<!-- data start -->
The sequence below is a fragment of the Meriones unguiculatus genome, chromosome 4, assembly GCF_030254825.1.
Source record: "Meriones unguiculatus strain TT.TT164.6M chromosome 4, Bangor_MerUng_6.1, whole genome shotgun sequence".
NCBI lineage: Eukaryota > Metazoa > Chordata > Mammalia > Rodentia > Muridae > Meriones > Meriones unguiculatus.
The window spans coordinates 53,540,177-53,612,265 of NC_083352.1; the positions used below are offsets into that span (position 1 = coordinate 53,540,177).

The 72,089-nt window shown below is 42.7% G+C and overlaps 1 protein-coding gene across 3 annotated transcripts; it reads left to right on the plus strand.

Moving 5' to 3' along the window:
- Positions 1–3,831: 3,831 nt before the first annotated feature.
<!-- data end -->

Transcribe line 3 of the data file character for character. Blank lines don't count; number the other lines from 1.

NCBI lineage: Eukaryota > Metazoa > Chordata > Mammalia > Rodentia > Muridae > Meriones > Meriones unguiculatus.